Starve: Review

 

Alright, I’m pretty shameless but I just wanted to put this out there. I recently read this comic called Starve. I love it. It’s funny it’s witty, it’s rated M so don’t give it to your kids and most importantly it’s about a cooking show. Now I love cooking shows –mostly because I’m inept in the kitchen- partly because there’s so much for me the viewer. Though Starve is an interesting take on cooking shows.

In the beginning of the comic there’s a guy named Gavin and he absolutely loved to cook until it all went sour and he ended up who knows where fighting and cooking. Then there’s his agent who finds him once again when the company he worked for decided to enforce his contract and pushes him back into the world of TV cooking once again.

The first introduction back into the modern world and Gavin is already trying to start a fight, something he’d been known for since he started cooking as a young adult on the streets –also because in this world cooking is like Battle Royale had a baby with the Fast and Furious movies. He finds himself disgusted with the world he started. That greed and gluttony have over taken something he once love and sees so much of himself in the beast he left to raise itself, vowing to rip it apart and making it fresh and new again.

After spending much of his time battling on stage and off –usually fighting his ex-wife- he comes to realise that he cannot fight a monster on its home turf and turns his effort elsewhere.

The thing I find interesting about Starve is how it talks about food, with an almost religious type of love despite Gavin’s insistence that it isn’t. Every dish is more than just a battle or source of substance or even just a survival mechanism it is a very ingrained part of their lives. The first of the two graphic novels proves this very well; displaying a world where the economy has collapsed and everything has become privatised. The idea of eating for pleasure is a reality many of this world’s inhabitants cannot muster, made evident by the Ramon referring to dog as the common meat in the first round of the new Starve.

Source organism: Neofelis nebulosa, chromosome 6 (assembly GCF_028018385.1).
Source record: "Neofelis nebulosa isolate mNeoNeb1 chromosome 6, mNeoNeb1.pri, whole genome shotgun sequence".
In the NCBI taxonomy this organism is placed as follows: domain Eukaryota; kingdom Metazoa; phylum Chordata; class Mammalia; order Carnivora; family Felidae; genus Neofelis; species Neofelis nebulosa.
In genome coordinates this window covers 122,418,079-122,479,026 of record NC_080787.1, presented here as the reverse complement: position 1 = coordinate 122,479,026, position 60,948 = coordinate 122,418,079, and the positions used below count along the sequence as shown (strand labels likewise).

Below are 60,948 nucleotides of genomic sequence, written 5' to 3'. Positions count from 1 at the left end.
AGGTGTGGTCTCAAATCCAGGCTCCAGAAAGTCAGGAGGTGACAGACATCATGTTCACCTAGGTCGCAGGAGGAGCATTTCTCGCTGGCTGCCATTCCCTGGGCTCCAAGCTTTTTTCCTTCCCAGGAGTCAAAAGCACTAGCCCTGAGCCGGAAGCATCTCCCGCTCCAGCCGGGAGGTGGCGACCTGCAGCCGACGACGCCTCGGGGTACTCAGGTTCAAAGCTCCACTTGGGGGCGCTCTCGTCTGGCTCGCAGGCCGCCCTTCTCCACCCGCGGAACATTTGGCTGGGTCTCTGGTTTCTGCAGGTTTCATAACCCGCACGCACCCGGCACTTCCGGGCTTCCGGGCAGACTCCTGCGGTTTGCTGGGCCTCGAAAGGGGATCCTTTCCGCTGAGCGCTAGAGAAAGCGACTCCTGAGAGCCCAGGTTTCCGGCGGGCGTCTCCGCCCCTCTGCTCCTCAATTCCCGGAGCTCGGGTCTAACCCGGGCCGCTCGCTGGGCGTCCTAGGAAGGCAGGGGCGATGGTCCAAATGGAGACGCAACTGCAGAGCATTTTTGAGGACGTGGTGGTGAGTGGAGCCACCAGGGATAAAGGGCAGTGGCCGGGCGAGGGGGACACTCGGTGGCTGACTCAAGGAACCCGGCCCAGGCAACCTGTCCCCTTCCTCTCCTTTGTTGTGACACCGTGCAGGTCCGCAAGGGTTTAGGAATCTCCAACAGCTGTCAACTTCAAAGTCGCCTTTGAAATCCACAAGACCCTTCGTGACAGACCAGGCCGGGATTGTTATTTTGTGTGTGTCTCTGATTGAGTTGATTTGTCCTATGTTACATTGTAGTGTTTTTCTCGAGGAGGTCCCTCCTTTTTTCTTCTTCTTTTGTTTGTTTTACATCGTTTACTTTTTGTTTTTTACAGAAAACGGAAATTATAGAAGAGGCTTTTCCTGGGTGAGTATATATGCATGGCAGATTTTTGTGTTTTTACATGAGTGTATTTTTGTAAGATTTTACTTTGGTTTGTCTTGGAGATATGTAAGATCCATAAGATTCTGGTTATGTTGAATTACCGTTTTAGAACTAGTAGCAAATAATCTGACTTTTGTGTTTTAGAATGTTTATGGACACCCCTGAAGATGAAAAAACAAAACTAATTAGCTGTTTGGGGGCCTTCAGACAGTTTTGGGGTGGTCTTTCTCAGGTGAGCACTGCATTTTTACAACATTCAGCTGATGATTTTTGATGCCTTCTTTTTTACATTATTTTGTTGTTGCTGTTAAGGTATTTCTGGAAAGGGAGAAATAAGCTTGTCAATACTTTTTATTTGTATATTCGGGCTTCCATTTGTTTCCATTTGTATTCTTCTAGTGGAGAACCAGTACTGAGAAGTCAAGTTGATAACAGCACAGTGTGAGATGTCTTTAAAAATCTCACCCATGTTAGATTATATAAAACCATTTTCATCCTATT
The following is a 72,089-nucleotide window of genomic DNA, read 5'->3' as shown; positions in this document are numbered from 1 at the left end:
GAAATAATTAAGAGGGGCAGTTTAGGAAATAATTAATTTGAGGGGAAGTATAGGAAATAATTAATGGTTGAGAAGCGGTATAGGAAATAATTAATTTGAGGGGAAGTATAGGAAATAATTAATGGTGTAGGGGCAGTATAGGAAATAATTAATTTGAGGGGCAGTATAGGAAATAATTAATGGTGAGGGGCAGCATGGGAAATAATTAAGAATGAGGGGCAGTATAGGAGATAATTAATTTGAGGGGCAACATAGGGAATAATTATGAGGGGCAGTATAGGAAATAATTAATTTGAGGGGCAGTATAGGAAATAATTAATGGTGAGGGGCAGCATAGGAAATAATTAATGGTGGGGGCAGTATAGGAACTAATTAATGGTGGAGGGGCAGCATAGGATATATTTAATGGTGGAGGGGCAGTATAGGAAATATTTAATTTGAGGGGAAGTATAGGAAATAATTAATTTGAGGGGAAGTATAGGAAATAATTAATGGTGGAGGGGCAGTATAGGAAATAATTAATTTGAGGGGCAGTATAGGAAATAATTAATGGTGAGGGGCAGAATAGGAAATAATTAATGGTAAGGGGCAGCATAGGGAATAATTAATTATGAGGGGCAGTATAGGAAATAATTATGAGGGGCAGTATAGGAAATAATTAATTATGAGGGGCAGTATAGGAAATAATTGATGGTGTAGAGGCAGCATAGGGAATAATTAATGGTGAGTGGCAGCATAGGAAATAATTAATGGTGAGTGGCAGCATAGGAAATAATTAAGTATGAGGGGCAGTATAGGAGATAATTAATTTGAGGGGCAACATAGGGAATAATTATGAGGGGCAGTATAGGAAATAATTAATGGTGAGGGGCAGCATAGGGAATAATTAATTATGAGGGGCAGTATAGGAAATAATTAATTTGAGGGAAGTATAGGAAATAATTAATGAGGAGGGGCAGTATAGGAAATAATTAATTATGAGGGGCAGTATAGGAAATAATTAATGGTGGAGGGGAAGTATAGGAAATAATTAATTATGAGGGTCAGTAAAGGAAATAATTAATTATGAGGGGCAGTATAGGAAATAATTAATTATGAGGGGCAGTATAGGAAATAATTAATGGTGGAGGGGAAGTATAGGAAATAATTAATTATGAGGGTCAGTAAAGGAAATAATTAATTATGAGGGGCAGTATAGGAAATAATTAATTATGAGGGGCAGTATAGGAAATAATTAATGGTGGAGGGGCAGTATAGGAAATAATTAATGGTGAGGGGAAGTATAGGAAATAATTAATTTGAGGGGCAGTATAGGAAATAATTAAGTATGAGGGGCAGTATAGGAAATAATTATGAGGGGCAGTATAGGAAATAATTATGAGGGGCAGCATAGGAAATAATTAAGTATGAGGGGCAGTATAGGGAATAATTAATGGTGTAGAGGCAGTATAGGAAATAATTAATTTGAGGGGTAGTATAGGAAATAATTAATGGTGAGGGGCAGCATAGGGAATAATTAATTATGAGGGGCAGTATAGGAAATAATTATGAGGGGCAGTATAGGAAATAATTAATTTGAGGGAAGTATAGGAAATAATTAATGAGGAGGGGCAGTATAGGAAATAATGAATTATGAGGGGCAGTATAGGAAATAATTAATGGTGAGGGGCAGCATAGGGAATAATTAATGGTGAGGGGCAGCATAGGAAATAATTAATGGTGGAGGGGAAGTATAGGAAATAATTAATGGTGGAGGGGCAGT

I find it intriguing because it’s something that’s hardly brought up in the real world. You have food network, a corporation building shows on the idea that nutrition and food do not have to be laborious tasks but can in fact be fun and engaging when the reality is a quarter of the population cannot even afford the food that would make a nutritious meal and for some people, even the time.

Volume two of Starve gets out of the studio, pointing fingers at the destruction caused by the privatisation of one of man’s most basic needs. Gavin heads down to the ghetto, picks out the most disgusting restaurant he can find –that just had to be a chicken joint- and decides to flip it. He installs a new ideology, rather than try and turn a profit to compete with a global market that’s realistically beyond the residents of this broken neighbourhood’s reach; he instead makes them look toward their community.

This where the idea of a food co-op is introduced and while the comic makes it sound that easy it has its charms. Source local chickens, vegetables, talent to cook and work in the kitchens and serve the customers who are themselves local to build a community from the inside out. It’s a nice dream and has actually seen success in your real world.

References:

The new religion: How the emphasis on ‘clean eating’ has created a moral hierarchy for food

https://en.wikipedia.org/wiki/Cooking_show

http://content.time.com/time/photogallery/0,29307,1891675,00.html

http://nfca.coop/definition

http://proof.utoronto.ca/food-insecurity/

http://nutritionalsciences.lamp.utoronto.ca/wp-content/uploads/2014/05/Household_Food_Insecurity_in_Canada-2012_ENG.pdf

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